Have you ever listening to athletes giving post game interviews? How learned do they generally sound? Right. Of course most of them have nothing interesting to say. All their life have focused on their particular sport. What would they have to talk about. (I’m not trying to bring down professional athletes, but this really seem to be the case. Besides, they can always wave on their money in my face along with their carefree life once they hit retirement at what, 30, 35. I think they’ll be okay with this. I would.)
We live in an age were we, at least in what we commonly call the western world, have constant access to top performances in the arts, sport, science, everything. We see these people succeed all the time, but we never see what it took to get there, what they had to give up.
At the same time, social media stuffs us with the everyday successes of all our friends and relatives while most of their failures stay hidden. Add to that, that many of us have been brought up with the mentality that we can achieve anything. So is it any wonder that we get the feeling that everyone around us have achieved success in every aspect of their lives while we lack behind?
Suddenly, you can achieve anything becomes you can achieve everything. And if your mentality is that you have to achieve everything you ever dreamed of, then you’re going to fail.
If you have the resources available and have no particular handicap standing in your way, then you truly can achieve anything, but it requires rock hard dedication and a razor blade for trimming all the fluff off your life. You need to prioritize and work both hard and smart and keep doing it for years.
But what if you’ve, like me, found your passion late in life, how are you ever going to catch up?
Well, I’m not going to lie; maybe you’re out to late to ever reach a professional level. I’m nearing thirty, any chances of having a sports career have flown by years ago. Music could potentially be a thing, but even here there are so many soon-to-be professionals who’ve practice vigorously since they were kids that it seems impossible. And many of the high risk professions are like this.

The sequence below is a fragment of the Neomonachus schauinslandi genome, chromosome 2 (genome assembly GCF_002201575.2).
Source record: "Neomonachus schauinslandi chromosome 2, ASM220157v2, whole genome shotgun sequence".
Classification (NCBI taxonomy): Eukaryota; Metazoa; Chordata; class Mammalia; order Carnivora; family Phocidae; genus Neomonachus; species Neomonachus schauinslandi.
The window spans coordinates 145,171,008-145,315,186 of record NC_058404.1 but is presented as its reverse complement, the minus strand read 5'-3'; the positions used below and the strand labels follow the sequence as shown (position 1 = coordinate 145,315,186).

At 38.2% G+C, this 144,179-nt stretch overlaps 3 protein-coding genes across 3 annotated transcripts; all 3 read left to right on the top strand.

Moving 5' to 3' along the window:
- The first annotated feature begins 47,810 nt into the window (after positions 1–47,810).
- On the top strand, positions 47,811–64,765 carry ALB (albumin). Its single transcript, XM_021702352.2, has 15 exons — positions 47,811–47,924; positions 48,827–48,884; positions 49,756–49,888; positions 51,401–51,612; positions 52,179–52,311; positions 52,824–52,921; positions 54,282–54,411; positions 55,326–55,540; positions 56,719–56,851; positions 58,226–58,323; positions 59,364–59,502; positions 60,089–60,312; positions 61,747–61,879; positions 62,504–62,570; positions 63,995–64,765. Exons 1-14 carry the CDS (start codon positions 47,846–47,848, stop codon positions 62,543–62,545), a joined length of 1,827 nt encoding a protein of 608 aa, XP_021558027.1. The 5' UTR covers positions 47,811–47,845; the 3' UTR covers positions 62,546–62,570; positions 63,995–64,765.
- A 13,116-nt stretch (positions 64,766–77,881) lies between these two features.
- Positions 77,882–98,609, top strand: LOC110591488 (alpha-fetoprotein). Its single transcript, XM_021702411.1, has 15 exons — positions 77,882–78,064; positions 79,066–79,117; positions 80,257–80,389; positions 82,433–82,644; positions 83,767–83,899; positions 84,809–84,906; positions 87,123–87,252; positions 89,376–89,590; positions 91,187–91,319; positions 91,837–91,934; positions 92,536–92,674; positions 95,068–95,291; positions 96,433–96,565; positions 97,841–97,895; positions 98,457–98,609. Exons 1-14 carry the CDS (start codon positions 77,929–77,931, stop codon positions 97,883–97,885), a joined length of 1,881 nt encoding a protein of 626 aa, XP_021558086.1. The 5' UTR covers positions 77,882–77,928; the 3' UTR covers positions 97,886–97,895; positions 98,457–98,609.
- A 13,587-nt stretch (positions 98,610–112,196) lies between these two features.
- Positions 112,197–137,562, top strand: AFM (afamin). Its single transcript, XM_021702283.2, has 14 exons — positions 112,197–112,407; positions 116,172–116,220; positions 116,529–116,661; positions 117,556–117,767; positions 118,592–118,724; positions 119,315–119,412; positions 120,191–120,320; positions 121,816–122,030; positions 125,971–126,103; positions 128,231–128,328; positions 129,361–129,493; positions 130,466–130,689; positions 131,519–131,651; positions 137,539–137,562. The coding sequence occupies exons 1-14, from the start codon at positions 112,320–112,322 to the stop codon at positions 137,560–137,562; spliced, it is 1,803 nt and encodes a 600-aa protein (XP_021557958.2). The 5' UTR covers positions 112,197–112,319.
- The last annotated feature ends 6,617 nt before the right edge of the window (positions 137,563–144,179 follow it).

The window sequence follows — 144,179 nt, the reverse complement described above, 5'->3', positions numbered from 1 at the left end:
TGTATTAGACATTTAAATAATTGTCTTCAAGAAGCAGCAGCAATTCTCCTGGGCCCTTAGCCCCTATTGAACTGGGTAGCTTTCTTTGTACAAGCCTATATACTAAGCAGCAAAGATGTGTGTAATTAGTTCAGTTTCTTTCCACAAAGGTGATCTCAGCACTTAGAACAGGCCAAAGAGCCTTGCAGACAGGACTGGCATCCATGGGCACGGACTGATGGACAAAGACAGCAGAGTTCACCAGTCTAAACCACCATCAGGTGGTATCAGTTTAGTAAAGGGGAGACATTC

Writing however, is, at least in my opinion, different. Which is why, in the end, I still think there’s a realistic hope that I might turn this hobby of mine into a career one day.
Aging has a limited effect on one’s ability to produce or practice narrative writing, and many writers are well into their thirties, forties, or even fifties when they break through. And while many writers might have been avid readers or even writing fiction from a young age, it sure isn’t true of everyone. Brandon Sanderson, for example, didn’t really read fiction until he was sixteen. Besides, written fiction isn’t the only place to learn from stories.
So yeah, I might have some catching up to do when it comes creating great prose, but I’ve been watching and analyzing movies and TV series for as long as I can remember, picking apart what did and didn’t make the stories work.
A final comforting thought is the fact that, from what I’ve seen, many would-be writers, including some who are very serious about their craft, don’t practice very effectively. How often do you hear about aspiring writers doing writing exercises? How many of the ones you know do you think focus one improving a single skill with every short story or chapter they write instead of just writing mindlessly, dreaming of publishing the story?
I thought so. That’s why I think applying deliberate practice to my writing makes it possible for to some day make a living as a writer of fiction.
Next time I’ll be talking about in more detail what the chances of making as writer actually are.
How about you, are you chasing your dream? Are self-doubt bringing you down too, and how are you battling it?